Interpol after an Iranian man planning to free terrorists - Daily Nation

Interpol after an Iranian man whose mission is to free terrorists in Kenya

Saturday October 11 2014

Iranians Abolfathi Mohammed (left) and Sayeed Mansour who are serving life sentences.

Iranians Abolfathi Mohammed (left) and Sayeed Mansour who are serving life sentences. Interpol claims there is a plot to free them by any means possible. FILE PHOTO | PAUL WAWERU | NATION MEDIA GROUP

Interpol is tracking down an Iranian man said to be working under diplomatic cover in Nairobi but whose real mission is to try and free two terrorists sentenced to life imprisonment in Kenya, last year.

An Interpol tracking which has been briefed to top security officials in Nairobi claims that attempts are being made to have the two Iranians released “by all means possible” following the arrest and subsequent imprisonment of the two Qods Force operatives in Kenya in May, last year.

Qods Force is an elite Iranian special forces unit that is one of the most highly trained and highly secretive in the world.

The two convicted terrorists, Ahmad Abolfathi Mohammed, 52, and Sayeed Monsour Mousavi, 53, were sentenced to serve life terms for planning attacks against Western targets in Nairobi and other cities, and for smuggling 15kg of explosives from Iran to Kenya.

The two men were detained by Kenyan security forces in June 2012, on being arrested around Mama Ngina Park in Mombasa with the explosives.

According to the Interpol briefing to top security officials seen by the Sunday Nation, an Iranian who was posted in July this year as a diplomat to Kenya, has been trying to bribe senior officials in Kenyan authorities and legal system, and plotting violent acts — all in order to free the two men of the Iranian Revolutionary Guards.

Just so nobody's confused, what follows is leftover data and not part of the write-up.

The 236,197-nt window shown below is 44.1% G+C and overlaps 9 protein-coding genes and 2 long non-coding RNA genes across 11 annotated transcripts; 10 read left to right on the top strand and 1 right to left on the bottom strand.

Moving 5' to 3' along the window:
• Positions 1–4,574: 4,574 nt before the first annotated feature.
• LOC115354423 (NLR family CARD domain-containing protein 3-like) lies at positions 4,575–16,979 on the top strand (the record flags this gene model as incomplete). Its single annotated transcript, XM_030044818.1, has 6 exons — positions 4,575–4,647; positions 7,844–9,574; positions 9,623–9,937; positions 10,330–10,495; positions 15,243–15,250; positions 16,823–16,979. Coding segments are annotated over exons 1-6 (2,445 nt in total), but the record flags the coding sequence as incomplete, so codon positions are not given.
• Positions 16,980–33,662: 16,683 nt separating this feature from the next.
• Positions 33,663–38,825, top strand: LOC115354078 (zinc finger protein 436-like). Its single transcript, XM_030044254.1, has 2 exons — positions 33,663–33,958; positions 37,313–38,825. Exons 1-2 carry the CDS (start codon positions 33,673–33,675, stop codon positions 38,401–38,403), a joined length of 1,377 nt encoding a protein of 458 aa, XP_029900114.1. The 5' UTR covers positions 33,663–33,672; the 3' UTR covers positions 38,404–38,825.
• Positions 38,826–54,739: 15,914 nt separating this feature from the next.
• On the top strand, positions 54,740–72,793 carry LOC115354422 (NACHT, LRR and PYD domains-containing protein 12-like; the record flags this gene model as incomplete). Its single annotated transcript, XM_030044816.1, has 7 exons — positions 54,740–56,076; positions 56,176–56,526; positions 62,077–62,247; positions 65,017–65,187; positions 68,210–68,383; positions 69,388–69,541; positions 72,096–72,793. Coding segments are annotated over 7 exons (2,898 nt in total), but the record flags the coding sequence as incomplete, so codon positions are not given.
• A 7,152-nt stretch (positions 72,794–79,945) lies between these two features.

Top Kenyan security officials in Nairobi told the Sunday Nation they did not wish to confirm or deny the pursuit.

It has, however, been established that the Iranian is himself a Qods Force operative who has been involved in terrorism throughout Africa in recent years, and was sent to the country to free his colleagues by any means possible.

The operative named Mahdi Namehavar arrived in Nairobi on July 13, and accompanied the wives of the prisoners throughout their visit to Kenya, but stayed in the country and continued operating in Kenya after the two women returned to Iran.

Since then, the report says, he is believed to be staying in an apartment in Kileleshwa, and working under diplomatic cover at the Iranian embassy in the city to organise the release of the two terrorists.


Contacted by the Sunday Nation, Tehran’s ambassador to Kenya Malik Hussein Givzad termed the report “100 per cent fake”.

In an interview on Saturday, Mr Givzad suggested that it was the work of unnamed plotters out to sour relations between Kenya and Iran.

“All of it is untrue. It’s a plot against our two countries,” the ambassador told the Sunday Nation at the Iranian Embassy in Nairobi.

He said  Iran enjoyed good relations with Kenya lasting more than 100 years and his government would not like to jeopardise those relations in any way. “We view Kenyans as equals.”

Mr Givzad then called in four of his officials into the meeting and asked the Sunday Nation journalist who had contacted the embassy to identify the individual named in the report.

“We have not seen his picture,” said the journalist.

The ambassador then asked the officials to join him in the meeting and identified Mr Namehavar.

“This is my political attache,” he said. He stressed that any suggestion that any of his officials was involved in illegal activity could only have been orchestrated by people who wish to strain relations between Kenya and Iran.